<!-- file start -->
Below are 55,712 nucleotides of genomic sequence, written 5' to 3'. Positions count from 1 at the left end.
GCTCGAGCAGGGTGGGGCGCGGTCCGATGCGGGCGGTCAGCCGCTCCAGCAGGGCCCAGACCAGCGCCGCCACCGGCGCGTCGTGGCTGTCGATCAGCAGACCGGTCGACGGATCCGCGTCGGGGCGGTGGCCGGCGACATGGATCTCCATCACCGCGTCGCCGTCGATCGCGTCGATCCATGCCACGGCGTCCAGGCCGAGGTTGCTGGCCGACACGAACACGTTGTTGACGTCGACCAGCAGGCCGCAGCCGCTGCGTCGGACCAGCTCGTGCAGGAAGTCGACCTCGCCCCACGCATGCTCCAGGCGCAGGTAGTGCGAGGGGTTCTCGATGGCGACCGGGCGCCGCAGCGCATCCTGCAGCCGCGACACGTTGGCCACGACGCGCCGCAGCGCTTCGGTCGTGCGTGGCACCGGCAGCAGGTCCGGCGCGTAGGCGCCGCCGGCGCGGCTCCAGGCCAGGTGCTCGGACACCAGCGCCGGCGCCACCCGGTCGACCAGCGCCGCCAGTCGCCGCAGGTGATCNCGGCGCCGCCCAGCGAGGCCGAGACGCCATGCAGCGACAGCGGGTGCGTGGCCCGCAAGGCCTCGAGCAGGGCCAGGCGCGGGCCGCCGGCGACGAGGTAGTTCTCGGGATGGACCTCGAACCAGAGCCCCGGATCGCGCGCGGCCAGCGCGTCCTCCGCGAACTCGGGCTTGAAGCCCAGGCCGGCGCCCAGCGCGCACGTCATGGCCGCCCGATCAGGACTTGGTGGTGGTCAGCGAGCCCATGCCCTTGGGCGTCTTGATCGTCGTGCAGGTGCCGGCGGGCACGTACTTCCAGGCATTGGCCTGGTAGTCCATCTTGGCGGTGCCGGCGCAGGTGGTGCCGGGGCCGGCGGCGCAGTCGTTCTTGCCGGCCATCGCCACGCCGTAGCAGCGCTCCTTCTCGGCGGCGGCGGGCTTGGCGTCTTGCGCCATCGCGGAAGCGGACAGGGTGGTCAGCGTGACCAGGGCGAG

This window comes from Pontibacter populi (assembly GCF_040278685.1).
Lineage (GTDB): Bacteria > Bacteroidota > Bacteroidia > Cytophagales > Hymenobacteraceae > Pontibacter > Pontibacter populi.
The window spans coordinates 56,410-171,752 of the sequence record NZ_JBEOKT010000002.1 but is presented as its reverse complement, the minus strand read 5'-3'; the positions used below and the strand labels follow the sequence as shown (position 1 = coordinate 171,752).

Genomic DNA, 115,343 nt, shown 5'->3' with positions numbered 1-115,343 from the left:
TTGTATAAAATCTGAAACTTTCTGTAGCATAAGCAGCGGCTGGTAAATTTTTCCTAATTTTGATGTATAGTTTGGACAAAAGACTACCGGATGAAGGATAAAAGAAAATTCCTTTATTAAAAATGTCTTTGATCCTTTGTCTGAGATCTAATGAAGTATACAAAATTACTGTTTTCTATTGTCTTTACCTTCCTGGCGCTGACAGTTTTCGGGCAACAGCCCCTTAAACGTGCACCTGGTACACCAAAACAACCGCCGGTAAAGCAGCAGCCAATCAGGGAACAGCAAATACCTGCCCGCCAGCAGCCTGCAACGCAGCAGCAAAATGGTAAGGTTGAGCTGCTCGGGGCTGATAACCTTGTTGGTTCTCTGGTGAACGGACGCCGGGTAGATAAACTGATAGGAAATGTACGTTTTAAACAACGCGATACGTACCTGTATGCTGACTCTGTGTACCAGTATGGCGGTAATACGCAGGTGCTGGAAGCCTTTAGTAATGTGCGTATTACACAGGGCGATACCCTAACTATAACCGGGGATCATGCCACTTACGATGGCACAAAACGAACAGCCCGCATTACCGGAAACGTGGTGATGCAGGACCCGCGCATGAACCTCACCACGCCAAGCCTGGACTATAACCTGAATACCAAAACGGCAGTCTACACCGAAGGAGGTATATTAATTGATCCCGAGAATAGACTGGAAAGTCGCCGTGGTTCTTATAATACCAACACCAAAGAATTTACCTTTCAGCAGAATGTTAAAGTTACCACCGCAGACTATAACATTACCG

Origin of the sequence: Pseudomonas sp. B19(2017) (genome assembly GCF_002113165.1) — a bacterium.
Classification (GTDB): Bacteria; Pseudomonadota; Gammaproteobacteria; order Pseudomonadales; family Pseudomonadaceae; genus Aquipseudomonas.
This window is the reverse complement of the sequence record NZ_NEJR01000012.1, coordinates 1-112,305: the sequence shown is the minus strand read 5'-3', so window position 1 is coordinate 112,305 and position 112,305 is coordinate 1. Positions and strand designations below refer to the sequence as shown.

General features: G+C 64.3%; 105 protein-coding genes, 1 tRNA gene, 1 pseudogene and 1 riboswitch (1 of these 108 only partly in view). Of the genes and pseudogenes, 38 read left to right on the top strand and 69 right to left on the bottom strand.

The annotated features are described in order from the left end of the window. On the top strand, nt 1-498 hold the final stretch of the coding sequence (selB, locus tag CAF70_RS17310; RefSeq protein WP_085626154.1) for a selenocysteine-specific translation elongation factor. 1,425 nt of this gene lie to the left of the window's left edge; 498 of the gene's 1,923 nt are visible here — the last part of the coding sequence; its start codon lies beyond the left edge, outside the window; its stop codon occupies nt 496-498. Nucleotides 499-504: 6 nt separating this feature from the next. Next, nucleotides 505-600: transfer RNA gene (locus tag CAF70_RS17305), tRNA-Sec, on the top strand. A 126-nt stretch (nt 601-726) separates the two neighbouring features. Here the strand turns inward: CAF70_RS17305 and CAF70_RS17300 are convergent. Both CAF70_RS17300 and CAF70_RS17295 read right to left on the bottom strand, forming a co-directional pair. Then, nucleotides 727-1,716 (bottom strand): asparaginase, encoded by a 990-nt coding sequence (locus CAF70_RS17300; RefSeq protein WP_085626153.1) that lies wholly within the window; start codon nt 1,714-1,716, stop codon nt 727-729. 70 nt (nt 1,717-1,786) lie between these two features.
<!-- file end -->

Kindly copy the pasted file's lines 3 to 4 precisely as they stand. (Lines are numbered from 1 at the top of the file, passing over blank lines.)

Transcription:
This window comes from Pontibacter populi (assembly GCF_040278685.1).
Lineage (GTDB): Bacteria > Bacteroidota > Bacteroidia > Cytophagales > Hymenobacteraceae > Pontibacter > Pontibacter populi.